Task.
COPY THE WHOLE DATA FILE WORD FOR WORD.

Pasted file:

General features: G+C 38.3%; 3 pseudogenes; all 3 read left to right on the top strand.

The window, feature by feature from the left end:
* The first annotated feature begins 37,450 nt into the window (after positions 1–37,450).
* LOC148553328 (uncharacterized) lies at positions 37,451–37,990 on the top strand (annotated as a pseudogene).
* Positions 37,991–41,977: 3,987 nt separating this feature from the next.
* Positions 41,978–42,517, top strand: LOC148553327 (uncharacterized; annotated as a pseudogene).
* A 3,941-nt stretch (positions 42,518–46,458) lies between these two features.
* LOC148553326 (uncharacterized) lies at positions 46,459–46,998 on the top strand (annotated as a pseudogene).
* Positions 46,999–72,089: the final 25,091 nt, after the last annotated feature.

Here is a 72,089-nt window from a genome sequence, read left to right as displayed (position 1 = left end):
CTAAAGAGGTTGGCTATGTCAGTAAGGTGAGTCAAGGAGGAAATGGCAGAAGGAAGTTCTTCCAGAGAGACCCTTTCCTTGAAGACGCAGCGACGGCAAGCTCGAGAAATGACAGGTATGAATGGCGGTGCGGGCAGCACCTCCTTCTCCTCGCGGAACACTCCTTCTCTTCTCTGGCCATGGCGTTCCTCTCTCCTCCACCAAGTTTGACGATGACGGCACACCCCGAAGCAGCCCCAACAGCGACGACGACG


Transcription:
General features: G+C 38.3%; 3 pseudogenes; all 3 read left to right on the top strand.

The window, feature by feature from the left end:
* The first annotated feature begins 37,450 nt into the window (after positions 1–37,450).
* LOC148553328 (uncharacterized) lies at positions 37,451–37,990 on the top strand (annotated as a pseudogene).
* Positions 37,991–41,977: 3,987 nt separating this feature from the next.
* Positions 41,978–42,517, top strand: LOC148553327 (uncharacterized; annotated as a pseudogene).
* A 3,941-nt stretch (positions 42,518–46,458) lies between these two features.
* LOC148553326 (uncharacterized) lies at positions 46,459–46,998 on the top strand (annotated as a pseudogene).
* Positions 46,999–72,089: the final 25,091 nt, after the last annotated feature.

Here is a 72,089-nt window from a genome sequence, read left to right as displayed (position 1 = left end):
CTAAAGAGGTTGGCTATGTCAGTAAGGTGAGTCAAGGAGGAAATGGCAGAAGGAAGTTCTTCCAGAGAGACCCTTTCCTTGAAGACGCAGCGACGGCAAGCTCGAGAAATGACAGGTATGAATGGCGGTGCGGGCAGCACCTCCTTCTCCTCGCGGAACACTCCTTCTCTTCTCTGGCCATGGCGTTCCTCTCTCCTCCACCAAGTTTGACGATGACGGCACACCCCGAAGCAGCCCCAACAGCGACGACGACG